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Math Help - Finding The Most General Antiderivative

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    Finding The Most General Antiderivative

    I am having a severe amount of trouble with the following question. I am unsure where to start or how to even tackle it. Thanks for any help

    Find the most general antiderivative for the following function:

    g(x) = (3-x+(the square root of x) all over x to the power of 4.

    I hope you could understand that, feel free to ask questions otherwise. Thanks again.
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    Quote Originally Posted by GreenDay14 View Post
    I am having a severe amount of trouble with the following question. I am unsure where to start or how to even tackle it. Thanks for any help

    Find the most general antiderivative for the following function:

    g(x) = (3-x+(the square root of x) all over x to the power of 4.

    I hope you could understand that, feel free to ask questions otherwise. Thanks again.
    \int \frac{3 - x^2 + \sqrt{x}}{x^4} \, dx = \int \frac{3}{x^4} - \frac{x^2}{x^4} + \frac{x^{1/2}}{x^4}\, dx.

    Simplify each term using the usual index laws and integrate in the usual way.
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    Sorry for the double post I thought I may have posted in the wrong section at first. As for your response to my question that does not really help me much I could have gotten that far but I am unsure how to get much farther.
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    Quote Originally Posted by GreenDay14 View Post
    Sorry for the double post I thought I may have posted in the wrong section at first. As for your response to my question that does not really help me much I could have gotten that far but I am unsure how to get much farther.
    \frac{3}{x^4} = 3 x^{-4}.

    \frac{x^2}{x^4} = x^2.

    \frac{x^{1/2}}{x^4} = x^{-7/2}.

    It's expected that you can simplify expressions such as these using index laws. It's expected that you can integrate each of these things.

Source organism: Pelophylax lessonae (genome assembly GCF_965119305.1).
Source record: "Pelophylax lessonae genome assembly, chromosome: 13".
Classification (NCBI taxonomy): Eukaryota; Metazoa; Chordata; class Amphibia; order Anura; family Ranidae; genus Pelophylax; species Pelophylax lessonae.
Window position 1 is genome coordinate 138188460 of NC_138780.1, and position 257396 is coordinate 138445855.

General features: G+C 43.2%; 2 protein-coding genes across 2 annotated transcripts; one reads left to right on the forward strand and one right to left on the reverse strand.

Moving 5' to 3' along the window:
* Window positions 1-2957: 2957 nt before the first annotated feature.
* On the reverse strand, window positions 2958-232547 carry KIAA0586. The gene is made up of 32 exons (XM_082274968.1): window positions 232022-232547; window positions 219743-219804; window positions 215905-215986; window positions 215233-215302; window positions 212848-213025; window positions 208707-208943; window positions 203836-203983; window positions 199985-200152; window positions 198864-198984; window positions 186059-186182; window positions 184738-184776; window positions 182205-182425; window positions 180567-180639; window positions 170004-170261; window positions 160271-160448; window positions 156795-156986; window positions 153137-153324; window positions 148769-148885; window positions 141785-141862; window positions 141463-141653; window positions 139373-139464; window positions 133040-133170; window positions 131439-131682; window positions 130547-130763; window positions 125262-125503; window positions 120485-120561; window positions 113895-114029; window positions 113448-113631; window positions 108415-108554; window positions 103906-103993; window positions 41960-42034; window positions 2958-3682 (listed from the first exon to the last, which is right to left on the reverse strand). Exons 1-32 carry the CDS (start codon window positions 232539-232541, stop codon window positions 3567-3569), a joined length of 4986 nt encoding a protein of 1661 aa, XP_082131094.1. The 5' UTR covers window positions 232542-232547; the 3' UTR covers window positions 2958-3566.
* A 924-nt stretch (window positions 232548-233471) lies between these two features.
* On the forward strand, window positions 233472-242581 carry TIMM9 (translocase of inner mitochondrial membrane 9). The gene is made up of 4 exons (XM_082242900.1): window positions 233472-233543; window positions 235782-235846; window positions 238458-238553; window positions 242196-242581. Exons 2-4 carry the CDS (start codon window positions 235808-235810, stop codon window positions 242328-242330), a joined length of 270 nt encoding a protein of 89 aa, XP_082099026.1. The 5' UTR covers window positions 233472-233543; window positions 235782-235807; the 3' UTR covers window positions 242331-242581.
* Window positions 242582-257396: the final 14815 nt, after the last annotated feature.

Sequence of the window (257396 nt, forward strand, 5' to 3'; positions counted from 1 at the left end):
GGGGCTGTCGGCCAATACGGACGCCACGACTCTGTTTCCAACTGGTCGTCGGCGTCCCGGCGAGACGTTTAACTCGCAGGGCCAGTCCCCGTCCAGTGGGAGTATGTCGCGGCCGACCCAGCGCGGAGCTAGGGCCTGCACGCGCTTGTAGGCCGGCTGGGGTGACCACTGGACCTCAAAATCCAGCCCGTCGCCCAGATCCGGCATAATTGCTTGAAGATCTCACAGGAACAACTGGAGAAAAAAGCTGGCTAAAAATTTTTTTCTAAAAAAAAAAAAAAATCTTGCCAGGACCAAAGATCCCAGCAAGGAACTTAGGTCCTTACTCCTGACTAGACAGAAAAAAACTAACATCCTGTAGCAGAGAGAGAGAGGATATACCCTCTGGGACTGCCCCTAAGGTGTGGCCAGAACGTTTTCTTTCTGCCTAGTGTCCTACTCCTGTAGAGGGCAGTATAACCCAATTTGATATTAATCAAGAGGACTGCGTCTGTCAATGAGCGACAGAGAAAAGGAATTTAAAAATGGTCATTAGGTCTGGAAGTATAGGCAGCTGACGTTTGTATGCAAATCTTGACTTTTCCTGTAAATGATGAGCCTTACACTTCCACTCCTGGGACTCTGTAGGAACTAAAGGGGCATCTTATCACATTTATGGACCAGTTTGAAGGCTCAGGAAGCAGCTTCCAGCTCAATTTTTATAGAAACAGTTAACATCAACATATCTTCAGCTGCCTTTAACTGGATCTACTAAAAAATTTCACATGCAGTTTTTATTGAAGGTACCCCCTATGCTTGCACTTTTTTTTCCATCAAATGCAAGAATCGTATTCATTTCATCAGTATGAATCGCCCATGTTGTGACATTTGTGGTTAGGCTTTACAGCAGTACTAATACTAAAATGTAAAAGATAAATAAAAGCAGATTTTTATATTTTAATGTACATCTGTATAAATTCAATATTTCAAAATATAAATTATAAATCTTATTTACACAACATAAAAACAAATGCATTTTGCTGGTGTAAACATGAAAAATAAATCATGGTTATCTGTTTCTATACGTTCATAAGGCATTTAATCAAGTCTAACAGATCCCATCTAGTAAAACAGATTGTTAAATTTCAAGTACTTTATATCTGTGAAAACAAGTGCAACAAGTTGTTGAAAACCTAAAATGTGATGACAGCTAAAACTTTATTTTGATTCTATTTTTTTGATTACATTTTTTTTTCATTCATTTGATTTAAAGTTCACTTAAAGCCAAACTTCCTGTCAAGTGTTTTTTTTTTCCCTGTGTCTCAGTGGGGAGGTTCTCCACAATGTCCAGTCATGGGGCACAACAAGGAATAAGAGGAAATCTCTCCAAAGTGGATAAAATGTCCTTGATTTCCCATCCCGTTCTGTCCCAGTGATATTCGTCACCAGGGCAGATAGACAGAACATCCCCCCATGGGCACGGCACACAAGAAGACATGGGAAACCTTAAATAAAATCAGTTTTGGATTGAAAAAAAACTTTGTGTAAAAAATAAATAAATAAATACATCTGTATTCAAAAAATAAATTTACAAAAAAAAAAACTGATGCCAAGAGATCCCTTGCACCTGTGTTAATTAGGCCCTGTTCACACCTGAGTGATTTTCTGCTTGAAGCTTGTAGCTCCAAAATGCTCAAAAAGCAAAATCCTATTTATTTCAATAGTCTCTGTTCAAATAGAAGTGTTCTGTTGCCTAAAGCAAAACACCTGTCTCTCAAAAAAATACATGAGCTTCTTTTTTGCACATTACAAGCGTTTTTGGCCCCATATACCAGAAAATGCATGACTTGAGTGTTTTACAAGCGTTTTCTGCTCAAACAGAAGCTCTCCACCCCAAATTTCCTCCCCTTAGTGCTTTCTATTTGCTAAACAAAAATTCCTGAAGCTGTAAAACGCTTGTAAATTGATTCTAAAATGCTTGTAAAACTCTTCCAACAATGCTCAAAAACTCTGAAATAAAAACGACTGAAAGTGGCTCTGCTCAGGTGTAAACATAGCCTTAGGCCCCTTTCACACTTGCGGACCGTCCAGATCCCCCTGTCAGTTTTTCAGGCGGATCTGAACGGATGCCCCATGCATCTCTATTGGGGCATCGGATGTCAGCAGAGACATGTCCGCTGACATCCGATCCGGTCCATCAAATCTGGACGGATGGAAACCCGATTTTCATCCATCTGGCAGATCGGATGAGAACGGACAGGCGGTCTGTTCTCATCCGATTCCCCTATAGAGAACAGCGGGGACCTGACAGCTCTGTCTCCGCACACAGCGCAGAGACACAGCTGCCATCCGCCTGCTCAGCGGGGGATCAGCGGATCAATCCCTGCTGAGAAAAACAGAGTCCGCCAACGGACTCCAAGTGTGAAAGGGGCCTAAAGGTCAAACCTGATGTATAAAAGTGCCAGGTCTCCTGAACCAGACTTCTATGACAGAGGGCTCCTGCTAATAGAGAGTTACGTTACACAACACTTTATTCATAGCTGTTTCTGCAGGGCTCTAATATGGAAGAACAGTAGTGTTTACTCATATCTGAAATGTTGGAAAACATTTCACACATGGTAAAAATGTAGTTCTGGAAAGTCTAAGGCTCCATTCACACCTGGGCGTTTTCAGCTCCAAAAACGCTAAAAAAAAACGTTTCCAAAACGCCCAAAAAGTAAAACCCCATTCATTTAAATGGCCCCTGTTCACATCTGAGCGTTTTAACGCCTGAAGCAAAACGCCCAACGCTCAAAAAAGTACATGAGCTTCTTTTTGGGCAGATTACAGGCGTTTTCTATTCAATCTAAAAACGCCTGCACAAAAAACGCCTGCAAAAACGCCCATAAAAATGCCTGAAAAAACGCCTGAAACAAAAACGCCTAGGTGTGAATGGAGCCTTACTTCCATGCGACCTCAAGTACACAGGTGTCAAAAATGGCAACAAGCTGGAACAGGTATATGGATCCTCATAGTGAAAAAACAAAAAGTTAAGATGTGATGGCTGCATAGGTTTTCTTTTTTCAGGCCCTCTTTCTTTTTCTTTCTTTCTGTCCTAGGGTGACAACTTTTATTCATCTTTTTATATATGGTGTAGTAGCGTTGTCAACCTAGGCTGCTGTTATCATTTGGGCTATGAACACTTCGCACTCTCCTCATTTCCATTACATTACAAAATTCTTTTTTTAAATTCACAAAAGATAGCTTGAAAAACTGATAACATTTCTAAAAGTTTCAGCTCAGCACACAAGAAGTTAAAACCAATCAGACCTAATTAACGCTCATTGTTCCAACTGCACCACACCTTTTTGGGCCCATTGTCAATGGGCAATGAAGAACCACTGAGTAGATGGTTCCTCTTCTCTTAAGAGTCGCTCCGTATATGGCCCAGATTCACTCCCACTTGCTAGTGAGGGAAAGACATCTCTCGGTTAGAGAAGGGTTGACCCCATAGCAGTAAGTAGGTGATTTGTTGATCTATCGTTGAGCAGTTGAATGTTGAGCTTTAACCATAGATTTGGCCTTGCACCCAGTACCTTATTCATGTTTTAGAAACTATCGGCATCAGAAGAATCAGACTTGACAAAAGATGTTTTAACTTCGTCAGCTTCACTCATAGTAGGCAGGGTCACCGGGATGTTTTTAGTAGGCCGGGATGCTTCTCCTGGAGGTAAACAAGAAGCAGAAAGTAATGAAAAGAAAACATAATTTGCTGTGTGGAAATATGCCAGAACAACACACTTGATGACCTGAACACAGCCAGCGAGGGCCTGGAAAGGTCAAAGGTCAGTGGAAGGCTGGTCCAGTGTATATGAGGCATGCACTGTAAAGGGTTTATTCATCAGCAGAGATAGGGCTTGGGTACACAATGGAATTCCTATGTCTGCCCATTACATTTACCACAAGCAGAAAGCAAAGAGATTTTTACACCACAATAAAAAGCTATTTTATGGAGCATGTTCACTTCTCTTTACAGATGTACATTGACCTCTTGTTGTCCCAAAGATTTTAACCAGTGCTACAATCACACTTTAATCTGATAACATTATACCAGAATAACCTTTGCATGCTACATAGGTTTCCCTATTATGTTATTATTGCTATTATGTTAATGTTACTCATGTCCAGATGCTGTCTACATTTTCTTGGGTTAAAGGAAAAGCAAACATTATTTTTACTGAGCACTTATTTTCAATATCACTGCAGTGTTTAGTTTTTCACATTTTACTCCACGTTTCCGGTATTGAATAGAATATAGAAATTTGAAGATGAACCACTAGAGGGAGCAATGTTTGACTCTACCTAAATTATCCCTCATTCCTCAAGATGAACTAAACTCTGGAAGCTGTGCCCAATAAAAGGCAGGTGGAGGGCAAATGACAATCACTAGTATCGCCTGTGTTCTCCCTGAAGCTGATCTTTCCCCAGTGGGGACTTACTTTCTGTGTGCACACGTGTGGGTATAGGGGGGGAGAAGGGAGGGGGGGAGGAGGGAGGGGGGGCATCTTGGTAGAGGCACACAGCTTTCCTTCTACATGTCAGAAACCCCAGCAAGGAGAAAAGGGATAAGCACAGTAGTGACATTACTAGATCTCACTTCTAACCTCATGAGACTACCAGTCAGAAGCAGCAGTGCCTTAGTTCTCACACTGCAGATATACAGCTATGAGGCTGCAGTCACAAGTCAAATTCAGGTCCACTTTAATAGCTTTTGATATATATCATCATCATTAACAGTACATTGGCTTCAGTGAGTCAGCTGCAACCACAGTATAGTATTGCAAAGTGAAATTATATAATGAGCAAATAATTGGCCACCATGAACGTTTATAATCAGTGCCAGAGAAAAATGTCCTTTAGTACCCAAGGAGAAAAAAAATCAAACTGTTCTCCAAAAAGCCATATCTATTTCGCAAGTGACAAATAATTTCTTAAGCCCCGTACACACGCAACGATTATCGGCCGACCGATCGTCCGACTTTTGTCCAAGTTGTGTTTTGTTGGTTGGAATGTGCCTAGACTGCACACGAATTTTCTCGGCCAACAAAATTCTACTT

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    If it is not to much to ask, could you possibly link me to a site explaining the index laws or something? Because i have no idea what you are referring to. Thanks for the help tho.
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    Quote Originally Posted by GreenDay14 View Post
    If it is not to much to ask, could you possibly link me to a site explaining the index laws or something? Because i have no idea what you are referring to. Thanks for the help tho.
    \frac{x^a}{x^b} = x^{a - b}
    and
    \int x^n~dx = \frac{1}{n + 1}x^{n + 1} + C

    -Dan
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    also how does x squared over x to the power of 4 = x squared ?
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    Quote Originally Posted by GreenDay14 View Post
    also how does x squared over x to the power of 4 = x squared ?
    It was a typo.
    \frac{x^2}{x^4} = x^{-2}

    -Dan
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    Quote Originally Posted by GreenDay14 View Post
    If it is not to much to ask, could you possibly link me to a site explaining the index laws or something? Because i have no idea what you are referring to. Thanks for the help tho.
    I'm referring to rules like a^m a^n = a^{m+n}, \frac{a^m}{a^n} = a^{m-n}, \frac{1}{a^m} = a^{-m}, \sqrt{x} = x^{1/2}.

    You might know them by a different name.

    They are pre-calculus things that you're certainly expected to know and use when studying calculus.
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    Thanks for all the help guys.
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